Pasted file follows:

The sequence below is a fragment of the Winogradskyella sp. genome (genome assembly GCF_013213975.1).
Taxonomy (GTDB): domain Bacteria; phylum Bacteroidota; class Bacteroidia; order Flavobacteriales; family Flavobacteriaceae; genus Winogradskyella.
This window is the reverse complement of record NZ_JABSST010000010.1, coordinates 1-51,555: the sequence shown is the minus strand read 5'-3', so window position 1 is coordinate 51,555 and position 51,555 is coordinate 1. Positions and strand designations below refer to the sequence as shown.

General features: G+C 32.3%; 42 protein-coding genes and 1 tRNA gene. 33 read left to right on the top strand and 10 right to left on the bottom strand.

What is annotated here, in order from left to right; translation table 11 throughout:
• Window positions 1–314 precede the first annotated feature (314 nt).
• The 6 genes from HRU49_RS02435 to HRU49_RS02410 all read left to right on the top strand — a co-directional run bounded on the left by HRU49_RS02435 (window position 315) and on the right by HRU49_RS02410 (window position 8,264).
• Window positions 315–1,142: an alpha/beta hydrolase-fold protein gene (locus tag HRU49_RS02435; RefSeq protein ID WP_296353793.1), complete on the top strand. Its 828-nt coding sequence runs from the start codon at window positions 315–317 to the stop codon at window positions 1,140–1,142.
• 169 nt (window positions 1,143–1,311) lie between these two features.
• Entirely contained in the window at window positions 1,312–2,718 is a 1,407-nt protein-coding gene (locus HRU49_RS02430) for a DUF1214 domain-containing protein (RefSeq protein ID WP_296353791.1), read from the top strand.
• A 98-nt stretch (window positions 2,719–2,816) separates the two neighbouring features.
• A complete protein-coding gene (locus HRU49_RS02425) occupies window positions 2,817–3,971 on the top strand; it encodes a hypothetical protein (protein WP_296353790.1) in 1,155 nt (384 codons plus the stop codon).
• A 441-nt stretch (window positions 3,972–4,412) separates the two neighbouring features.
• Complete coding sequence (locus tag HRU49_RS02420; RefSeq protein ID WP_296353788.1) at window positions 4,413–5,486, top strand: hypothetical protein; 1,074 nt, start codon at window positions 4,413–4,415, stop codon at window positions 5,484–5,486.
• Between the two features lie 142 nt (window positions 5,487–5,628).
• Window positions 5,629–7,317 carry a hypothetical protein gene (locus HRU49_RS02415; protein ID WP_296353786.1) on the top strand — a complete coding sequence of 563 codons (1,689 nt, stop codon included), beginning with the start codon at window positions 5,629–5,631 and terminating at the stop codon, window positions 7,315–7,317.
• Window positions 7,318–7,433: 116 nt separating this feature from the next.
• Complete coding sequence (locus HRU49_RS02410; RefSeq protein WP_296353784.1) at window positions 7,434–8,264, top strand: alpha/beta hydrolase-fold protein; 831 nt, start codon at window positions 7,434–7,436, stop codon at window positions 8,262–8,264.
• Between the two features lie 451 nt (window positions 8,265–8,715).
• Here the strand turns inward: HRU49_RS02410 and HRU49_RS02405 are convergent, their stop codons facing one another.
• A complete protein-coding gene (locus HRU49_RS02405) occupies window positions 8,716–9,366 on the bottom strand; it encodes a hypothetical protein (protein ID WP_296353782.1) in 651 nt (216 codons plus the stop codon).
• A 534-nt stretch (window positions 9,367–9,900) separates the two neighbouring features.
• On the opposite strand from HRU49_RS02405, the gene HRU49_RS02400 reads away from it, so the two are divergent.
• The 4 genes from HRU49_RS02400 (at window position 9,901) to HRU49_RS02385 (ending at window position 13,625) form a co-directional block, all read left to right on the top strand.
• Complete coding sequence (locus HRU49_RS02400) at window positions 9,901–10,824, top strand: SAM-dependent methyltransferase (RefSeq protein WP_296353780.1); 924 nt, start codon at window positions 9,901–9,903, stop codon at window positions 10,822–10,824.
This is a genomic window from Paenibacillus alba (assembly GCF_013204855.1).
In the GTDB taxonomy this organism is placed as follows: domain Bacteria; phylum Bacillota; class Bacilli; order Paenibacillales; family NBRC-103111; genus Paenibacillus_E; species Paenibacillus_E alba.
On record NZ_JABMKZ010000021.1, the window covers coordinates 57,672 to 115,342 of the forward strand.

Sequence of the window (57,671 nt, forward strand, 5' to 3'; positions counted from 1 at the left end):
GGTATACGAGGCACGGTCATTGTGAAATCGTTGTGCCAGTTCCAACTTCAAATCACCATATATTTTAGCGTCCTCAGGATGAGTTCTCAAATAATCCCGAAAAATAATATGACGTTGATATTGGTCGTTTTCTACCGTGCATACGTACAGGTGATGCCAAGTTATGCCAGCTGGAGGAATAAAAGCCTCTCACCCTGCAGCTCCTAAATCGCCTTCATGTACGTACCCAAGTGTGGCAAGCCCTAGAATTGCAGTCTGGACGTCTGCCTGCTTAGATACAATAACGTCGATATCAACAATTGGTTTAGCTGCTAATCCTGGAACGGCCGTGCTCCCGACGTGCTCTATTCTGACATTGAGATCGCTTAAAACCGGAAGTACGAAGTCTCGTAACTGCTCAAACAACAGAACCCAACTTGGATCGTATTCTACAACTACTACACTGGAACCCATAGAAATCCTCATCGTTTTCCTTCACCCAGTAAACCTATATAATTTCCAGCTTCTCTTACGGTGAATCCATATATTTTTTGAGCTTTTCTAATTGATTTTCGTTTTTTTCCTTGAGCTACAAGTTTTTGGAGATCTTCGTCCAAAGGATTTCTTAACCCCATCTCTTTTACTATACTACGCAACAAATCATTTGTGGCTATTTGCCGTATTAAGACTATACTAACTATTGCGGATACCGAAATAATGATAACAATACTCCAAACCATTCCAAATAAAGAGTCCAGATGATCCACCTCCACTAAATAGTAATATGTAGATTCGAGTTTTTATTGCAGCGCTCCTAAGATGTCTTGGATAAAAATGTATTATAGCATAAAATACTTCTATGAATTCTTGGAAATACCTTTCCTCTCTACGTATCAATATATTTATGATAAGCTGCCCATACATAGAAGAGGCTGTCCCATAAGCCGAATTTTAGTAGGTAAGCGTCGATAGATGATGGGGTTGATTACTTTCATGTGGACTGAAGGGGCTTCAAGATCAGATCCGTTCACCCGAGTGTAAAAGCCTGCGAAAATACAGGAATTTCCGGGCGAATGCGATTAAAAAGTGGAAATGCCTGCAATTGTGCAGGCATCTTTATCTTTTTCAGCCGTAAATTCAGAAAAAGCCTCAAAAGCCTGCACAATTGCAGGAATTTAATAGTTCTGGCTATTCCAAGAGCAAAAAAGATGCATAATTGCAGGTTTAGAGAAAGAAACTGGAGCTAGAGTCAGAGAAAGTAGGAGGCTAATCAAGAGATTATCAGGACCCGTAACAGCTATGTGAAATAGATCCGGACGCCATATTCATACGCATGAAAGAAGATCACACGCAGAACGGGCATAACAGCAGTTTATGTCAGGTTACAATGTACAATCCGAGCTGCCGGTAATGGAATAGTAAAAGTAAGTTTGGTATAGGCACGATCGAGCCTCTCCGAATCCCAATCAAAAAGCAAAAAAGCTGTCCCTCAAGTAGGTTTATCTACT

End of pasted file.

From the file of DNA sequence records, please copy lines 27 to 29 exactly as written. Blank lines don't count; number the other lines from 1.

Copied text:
In the GTDB taxonomy this organism is placed as follows: domain Bacteria; phylum Bacillota; class Bacilli; order Paenibacillales; family NBRC-103111; genus Paenibacillus_E; species Paenibacillus_E alba.
On record NZ_JABMKZ010000021.1, the window covers coordinates 57,672 to 115,342 of the forward strand.

Sequence of the window (57,671 nt, forward strand, 5' to 3'; positions counted from 1 at the left end):